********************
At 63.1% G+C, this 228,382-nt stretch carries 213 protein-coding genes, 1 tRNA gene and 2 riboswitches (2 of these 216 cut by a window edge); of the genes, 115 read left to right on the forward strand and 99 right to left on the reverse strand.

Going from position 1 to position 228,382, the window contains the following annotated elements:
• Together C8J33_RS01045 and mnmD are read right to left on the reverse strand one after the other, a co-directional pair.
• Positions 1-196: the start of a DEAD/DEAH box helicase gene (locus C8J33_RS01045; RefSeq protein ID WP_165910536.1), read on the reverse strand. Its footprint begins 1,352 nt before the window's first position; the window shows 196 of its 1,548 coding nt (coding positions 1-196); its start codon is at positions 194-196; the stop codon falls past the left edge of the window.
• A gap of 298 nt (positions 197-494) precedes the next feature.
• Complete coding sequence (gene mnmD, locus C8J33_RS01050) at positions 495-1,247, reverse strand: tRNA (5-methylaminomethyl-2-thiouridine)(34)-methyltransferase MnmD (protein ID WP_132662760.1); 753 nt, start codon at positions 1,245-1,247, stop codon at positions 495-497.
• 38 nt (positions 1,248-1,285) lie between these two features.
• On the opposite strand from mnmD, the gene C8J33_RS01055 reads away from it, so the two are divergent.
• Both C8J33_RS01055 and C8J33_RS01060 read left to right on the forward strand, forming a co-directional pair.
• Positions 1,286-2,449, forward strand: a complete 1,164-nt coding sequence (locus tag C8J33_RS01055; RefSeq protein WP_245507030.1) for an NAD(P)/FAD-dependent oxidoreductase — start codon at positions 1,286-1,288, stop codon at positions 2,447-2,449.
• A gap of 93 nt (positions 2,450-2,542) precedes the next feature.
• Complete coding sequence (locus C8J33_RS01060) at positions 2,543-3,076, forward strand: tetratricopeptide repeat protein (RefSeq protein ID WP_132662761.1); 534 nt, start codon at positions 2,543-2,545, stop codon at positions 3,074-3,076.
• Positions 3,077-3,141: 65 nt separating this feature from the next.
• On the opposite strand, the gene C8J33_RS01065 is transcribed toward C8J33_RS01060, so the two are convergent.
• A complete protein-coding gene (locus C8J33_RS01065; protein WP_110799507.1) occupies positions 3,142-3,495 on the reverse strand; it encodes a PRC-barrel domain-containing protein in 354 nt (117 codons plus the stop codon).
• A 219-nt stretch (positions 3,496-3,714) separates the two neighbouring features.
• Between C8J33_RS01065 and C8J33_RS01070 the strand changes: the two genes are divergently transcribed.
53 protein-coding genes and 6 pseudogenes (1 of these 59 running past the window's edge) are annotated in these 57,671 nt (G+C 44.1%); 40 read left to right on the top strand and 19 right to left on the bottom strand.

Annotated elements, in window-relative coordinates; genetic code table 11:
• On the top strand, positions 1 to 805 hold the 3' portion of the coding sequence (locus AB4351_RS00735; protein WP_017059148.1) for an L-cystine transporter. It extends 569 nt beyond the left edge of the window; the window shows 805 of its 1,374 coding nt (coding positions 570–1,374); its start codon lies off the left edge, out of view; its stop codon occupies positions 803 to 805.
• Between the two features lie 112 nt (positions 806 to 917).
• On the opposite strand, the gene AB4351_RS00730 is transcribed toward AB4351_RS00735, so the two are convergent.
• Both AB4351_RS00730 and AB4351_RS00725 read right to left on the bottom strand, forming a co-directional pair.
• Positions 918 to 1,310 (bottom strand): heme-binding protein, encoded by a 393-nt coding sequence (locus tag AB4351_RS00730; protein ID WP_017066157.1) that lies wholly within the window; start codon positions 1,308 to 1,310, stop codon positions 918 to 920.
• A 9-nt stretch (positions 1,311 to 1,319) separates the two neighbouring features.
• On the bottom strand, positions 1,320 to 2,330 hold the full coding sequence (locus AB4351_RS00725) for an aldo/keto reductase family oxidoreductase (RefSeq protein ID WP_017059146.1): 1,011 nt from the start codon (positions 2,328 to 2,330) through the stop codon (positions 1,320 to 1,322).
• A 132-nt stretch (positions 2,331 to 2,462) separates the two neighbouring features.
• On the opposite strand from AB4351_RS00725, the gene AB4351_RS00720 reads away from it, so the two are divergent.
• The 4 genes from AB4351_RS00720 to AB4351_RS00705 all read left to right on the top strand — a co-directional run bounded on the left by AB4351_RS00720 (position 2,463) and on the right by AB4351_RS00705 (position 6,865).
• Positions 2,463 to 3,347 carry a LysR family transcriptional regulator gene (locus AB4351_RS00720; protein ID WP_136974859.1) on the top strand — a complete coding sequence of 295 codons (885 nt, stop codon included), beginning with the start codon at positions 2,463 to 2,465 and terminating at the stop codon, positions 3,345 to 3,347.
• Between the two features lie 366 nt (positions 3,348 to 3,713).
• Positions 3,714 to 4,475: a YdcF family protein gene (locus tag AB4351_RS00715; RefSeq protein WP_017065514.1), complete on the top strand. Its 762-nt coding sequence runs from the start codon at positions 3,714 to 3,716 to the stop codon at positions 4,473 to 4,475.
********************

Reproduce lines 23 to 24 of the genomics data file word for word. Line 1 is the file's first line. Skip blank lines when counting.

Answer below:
• Both AB4351_RS00730 and AB4351_RS00725 read right to left on the bottom strand, forming a co-directional pair.
• Positions 918 to 1,310 (bottom strand): heme-binding protein, encoded by a 393-nt coding sequence (locus tag AB4351_RS00730; protein ID WP_017066157.1) that lies wholly within the window; start codon positions 1,308 to 1,310, stop codon positions 918 to 920.